Glycoconjugate therapeutic peptides for improved treatment of human diseases

Period of Performance: 07/01/2015 - 06/30/2016

$637K

Phase 2 SBIR

Recipient Firm

Glycobia, Inc.
Ithaca, NY 14853
Principal Investigator

Abstract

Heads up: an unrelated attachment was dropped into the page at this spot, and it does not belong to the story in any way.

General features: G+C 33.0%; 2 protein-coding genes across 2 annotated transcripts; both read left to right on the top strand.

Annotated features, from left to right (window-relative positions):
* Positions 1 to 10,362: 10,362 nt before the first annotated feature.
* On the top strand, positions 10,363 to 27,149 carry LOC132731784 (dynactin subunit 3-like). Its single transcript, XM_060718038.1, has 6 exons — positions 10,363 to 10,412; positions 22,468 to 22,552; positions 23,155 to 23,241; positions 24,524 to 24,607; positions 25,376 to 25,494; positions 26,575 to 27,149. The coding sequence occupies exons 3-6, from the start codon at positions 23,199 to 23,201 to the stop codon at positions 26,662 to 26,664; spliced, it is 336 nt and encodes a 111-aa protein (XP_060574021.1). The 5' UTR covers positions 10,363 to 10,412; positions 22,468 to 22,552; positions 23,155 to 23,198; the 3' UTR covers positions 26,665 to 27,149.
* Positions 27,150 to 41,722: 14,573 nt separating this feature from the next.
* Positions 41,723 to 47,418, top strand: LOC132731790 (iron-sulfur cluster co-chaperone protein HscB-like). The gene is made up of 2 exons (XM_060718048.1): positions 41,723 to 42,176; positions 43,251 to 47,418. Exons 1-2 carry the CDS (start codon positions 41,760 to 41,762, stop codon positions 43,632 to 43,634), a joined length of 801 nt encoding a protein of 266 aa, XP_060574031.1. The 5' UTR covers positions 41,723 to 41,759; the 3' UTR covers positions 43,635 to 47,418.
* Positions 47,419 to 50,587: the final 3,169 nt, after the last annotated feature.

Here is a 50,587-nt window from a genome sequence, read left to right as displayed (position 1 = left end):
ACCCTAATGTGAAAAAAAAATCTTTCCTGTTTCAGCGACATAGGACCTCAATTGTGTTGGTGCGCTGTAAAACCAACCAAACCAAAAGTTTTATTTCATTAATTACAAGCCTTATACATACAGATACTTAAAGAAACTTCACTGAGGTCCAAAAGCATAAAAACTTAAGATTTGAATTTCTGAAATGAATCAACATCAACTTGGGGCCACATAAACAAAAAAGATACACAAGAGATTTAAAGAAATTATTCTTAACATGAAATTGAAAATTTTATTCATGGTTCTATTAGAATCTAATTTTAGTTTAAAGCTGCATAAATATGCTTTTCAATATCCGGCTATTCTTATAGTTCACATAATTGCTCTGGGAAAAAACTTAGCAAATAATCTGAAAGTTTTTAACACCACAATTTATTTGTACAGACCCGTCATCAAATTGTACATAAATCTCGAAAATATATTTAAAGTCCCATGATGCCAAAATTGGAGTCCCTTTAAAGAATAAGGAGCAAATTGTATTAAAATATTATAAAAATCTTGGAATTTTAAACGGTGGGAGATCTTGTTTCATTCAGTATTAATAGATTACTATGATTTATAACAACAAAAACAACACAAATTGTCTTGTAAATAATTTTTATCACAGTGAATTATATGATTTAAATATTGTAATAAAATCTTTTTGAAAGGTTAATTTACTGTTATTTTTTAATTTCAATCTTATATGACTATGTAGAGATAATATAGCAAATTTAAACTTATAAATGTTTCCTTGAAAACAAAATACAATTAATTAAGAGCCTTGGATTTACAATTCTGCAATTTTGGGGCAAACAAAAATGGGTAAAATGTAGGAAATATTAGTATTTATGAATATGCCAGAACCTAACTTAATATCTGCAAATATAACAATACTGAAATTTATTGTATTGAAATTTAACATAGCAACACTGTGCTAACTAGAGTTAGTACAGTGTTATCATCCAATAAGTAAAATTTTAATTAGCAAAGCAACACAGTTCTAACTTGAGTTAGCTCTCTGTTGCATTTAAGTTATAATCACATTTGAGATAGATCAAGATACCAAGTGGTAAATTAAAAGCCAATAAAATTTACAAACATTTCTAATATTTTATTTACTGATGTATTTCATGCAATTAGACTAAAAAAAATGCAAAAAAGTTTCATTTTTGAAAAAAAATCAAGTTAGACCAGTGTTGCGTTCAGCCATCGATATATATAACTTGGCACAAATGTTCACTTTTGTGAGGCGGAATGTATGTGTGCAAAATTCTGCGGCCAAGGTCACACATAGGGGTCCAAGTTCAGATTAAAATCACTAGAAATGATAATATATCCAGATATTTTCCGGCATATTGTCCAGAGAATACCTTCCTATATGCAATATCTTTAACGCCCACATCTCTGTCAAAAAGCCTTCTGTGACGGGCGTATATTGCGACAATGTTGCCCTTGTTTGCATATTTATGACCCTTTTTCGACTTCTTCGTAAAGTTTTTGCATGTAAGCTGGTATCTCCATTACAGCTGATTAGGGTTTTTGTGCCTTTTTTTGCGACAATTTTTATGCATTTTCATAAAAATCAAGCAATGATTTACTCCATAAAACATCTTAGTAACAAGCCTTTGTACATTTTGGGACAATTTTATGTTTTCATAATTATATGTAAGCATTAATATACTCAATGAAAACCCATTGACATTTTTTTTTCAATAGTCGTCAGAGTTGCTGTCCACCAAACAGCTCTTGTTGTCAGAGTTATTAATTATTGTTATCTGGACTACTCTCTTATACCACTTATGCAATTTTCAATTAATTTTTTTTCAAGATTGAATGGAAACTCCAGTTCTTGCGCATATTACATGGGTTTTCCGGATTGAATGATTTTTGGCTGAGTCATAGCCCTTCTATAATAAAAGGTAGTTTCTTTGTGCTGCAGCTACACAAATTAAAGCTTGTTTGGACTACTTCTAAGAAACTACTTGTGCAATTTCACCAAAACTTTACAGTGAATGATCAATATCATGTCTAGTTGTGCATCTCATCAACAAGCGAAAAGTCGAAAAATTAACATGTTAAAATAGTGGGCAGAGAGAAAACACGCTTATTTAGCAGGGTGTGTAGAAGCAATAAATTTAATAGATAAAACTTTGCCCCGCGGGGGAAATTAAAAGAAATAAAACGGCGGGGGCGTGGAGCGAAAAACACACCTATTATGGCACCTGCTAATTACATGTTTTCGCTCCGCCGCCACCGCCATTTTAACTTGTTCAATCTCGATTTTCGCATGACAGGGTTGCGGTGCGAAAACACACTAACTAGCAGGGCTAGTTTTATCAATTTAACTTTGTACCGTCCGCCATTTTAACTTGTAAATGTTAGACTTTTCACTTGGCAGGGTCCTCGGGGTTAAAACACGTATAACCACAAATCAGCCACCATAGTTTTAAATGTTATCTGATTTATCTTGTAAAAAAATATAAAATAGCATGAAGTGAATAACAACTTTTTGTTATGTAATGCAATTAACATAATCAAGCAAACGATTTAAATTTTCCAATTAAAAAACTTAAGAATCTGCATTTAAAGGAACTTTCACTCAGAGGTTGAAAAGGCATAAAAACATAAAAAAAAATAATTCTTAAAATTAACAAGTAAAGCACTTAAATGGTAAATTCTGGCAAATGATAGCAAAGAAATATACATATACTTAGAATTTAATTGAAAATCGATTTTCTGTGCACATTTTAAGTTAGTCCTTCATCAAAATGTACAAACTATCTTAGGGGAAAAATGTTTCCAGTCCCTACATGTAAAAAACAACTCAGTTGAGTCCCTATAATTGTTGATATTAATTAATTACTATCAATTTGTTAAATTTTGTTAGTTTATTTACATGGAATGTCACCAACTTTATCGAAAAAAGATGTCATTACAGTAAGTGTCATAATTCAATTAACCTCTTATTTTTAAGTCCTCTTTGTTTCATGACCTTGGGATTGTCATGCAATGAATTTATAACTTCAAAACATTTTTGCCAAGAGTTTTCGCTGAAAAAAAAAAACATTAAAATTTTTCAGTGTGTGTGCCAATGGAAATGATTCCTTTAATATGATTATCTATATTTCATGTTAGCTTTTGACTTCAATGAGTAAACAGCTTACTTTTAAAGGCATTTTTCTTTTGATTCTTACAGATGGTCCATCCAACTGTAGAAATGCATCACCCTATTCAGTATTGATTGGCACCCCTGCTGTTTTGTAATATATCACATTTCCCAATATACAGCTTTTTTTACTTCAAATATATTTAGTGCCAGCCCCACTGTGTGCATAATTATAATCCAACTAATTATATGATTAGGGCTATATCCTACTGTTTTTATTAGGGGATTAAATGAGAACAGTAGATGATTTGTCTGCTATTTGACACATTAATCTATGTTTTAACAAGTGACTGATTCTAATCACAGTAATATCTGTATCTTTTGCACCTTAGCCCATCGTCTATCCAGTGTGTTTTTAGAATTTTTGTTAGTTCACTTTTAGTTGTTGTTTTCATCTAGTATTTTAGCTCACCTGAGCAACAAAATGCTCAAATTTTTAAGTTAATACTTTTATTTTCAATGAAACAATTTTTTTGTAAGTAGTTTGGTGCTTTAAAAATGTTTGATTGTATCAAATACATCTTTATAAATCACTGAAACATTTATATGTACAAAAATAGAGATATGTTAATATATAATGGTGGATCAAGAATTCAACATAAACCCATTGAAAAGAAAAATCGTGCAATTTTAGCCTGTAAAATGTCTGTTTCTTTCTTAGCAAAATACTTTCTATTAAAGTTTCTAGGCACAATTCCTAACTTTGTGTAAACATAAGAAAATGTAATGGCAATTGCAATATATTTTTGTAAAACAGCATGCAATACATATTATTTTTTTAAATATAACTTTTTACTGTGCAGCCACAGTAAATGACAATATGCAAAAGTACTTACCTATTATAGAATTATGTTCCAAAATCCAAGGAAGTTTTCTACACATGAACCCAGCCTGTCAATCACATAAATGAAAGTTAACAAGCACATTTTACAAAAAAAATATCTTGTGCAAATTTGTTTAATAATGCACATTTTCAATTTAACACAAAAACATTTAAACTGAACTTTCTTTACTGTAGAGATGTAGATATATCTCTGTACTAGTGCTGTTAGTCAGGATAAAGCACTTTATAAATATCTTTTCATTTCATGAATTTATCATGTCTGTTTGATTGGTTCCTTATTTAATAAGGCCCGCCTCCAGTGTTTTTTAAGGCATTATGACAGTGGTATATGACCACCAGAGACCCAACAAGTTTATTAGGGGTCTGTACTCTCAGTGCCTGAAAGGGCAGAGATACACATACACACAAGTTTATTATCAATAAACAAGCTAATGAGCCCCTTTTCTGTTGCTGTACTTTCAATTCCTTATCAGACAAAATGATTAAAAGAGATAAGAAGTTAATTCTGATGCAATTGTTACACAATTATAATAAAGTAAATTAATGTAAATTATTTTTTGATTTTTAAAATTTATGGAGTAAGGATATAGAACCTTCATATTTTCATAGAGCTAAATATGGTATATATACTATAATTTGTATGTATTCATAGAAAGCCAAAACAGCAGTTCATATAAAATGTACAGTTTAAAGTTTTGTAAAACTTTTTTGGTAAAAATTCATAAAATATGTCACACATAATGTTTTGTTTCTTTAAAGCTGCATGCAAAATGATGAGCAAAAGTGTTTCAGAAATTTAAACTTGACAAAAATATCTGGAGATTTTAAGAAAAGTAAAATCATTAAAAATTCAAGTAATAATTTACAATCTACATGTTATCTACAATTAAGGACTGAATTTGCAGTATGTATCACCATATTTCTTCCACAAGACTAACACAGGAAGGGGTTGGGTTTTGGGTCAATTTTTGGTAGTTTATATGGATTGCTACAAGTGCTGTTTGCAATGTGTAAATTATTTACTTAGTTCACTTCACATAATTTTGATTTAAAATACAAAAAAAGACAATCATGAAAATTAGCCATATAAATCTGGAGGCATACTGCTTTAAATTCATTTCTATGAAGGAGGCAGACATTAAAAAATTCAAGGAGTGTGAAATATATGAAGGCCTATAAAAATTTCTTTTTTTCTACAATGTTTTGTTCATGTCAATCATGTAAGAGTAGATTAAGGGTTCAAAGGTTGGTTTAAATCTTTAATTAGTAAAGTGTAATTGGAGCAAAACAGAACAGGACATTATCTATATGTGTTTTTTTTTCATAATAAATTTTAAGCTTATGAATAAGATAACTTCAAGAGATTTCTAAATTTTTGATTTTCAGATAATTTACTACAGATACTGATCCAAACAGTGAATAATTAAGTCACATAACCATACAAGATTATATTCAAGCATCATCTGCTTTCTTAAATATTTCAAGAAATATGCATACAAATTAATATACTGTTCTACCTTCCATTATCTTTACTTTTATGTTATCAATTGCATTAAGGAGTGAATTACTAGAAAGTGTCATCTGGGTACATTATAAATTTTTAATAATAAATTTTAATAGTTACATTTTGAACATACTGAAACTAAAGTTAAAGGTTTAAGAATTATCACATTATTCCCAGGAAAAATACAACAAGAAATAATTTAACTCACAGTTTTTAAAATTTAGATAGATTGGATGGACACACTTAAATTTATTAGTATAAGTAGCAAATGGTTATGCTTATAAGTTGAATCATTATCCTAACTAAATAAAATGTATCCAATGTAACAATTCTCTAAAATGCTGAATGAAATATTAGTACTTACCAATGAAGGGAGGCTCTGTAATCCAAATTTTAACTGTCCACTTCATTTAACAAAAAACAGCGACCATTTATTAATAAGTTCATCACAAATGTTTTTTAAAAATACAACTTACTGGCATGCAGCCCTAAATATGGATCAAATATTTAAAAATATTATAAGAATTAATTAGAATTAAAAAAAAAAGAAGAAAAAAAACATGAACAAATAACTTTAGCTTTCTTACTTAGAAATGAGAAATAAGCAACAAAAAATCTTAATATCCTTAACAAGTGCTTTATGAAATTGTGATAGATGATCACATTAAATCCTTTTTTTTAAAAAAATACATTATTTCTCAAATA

DESCRIPTION (provided by applicant): Therapeutic peptides are used to treat human diseases ranging from HIV to diabetes and have some of the best features of small molecule and recombinant protein drugs. Therapeutic peptides account for $13 billion of annual pharmaceutical sales and are part of a growing sector of the biopharmaceutical market. Unfortunately, therapeutic peptides suffer from poor stability and short half-lives in the human body, which limits their value. The requirement for high dosing and frequent injections can be inconvenient, expensive, and dangerous for patients. While there have been methods developed to address these issues, they either: (i) hinge on the in vitro or recombinant attachment of a large polymer chain, which dramatically impacts peptide activity or (ii) require in vitro processing steps which increase manufacturing costs and complicate purification. It is now well- established that the stability and half-life of peptide drugs can be greatly improved by conjugation to humanlike oligosaccharides. Several therapeutic peptides (e.g., Exenatide, Glucagon-like peptide 1) have benefitted significantly from glycosylation with small human-like glycans by increasing protease resistance, prolonging activity, and improving biodistribution. However, this requires multiple complicated in vitro reactions and purifications which have kept this promising concept from reaching the industrial scale. At Glycobia we have developed novel strains of Escherichia coli for the expression of recombinant peptides conjugated to humanlike oligosaccharides. In Phase I of this project, we applied our glycoengineered bacteria as a platform for the biosynthesis of therapeutic glycopeptides by: (1) expressing a panel of therapeutic peptide glycoconjugates and screening for glycosylation efficiency and (2) screening glycoconjugate drug candidates for physical properties and in vitro activity. We show proof-of-concept of several recombinant peptides with improved stability and/or activity when modified with glycosylation. Now having identified lead candidates for Phase II of this project, the objective of this proposal is to synthesize and advance our first drug targets from glycoengineered E. coli into preclinical testing by: (1) expressing, scaling up, purifying, and characterizing a glycosylated human peptide drug from in E. coli and (2) testing pharmacology, calcemic response and pharmacokinetics of a glycosylated human peptide drug in animal models. We will attach two different humanlike glycans to the drug and compare performance to an aglycosylated version of the drug. The benchmark of success for this project is the generation of positive preclinical validation data to further advance commercialization of this glycoengineering technology. Our bacterial expression platform represents a transformative solution to the unanswered biomedical challenge of producing improved therapeutic peptides for patients.